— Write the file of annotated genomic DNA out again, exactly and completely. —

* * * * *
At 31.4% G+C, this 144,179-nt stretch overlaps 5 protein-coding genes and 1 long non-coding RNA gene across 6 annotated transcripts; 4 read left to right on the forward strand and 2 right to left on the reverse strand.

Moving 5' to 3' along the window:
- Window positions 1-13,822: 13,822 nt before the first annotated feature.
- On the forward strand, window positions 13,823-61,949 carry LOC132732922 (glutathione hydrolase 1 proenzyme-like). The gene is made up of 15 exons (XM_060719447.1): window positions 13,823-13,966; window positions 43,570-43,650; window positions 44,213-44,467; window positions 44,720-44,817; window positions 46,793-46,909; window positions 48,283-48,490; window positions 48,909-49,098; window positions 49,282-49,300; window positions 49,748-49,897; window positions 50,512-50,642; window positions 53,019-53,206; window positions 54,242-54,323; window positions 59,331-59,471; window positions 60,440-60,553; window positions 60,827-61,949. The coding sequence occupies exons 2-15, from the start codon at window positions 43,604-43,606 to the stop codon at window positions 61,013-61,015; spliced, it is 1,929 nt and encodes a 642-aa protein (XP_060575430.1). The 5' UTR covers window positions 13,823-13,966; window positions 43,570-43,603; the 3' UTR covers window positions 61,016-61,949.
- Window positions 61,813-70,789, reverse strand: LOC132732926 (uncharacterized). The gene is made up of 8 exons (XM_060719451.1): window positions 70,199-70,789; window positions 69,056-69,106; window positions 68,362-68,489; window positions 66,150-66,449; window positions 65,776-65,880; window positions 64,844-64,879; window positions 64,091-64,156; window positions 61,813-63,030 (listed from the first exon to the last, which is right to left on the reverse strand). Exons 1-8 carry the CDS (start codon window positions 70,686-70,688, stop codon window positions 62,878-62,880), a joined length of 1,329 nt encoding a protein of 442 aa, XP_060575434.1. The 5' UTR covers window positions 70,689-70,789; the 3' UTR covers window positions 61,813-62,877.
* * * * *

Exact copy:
At 31.4% G+C, this 144,179-nt stretch overlaps 5 protein-coding genes and 1 long non-coding RNA gene across 6 annotated transcripts; 4 read left to right on the forward strand and 2 right to left on the reverse strand.

Moving 5' to 3' along the window:
- Window positions 1-13,822: 13,822 nt before the first annotated feature.
- On the forward strand, window positions 13,823-61,949 carry LOC132732922 (glutathione hydrolase 1 proenzyme-like). The gene is made up of 15 exons (XM_060719447.1): window positions 13,823-13,966; window positions 43,570-43,650; window positions 44,213-44,467; window positions 44,720-44,817; window positions 46,793-46,909; window positions 48,283-48,490; window positions 48,909-49,098; window positions 49,282-49,300; window positions 49,748-49,897; window positions 50,512-50,642; window positions 53,019-53,206; window positions 54,242-54,323; window positions 59,331-59,471; window positions 60,440-60,553; window positions 60,827-61,949. The coding sequence occupies exons 2-15, from the start codon at window positions 43,604-43,606 to the stop codon at window positions 61,013-61,015; spliced, it is 1,929 nt and encodes a 642-aa protein (XP_060575430.1). The 5' UTR covers window positions 13,823-13,966; window positions 43,570-43,603; the 3' UTR covers window positions 61,016-61,949.
- Window positions 61,813-70,789, reverse strand: LOC132732926 (uncharacterized). The gene is made up of 8 exons (XM_060719451.1): window positions 70,199-70,789; window positions 69,056-69,106; window positions 68,362-68,489; window positions 66,150-66,449; window positions 65,776-65,880; window positions 64,844-64,879; window positions 64,091-64,156; window positions 61,813-63,030 (listed from the first exon to the last, which is right to left on the reverse strand). Exons 1-8 carry the CDS (start codon window positions 70,686-70,688, stop codon window positions 62,878-62,880), a joined length of 1,329 nt encoding a protein of 442 aa, XP_060575434.1. The 5' UTR covers window positions 70,689-70,789; the 3' UTR covers window positions 61,813-62,877.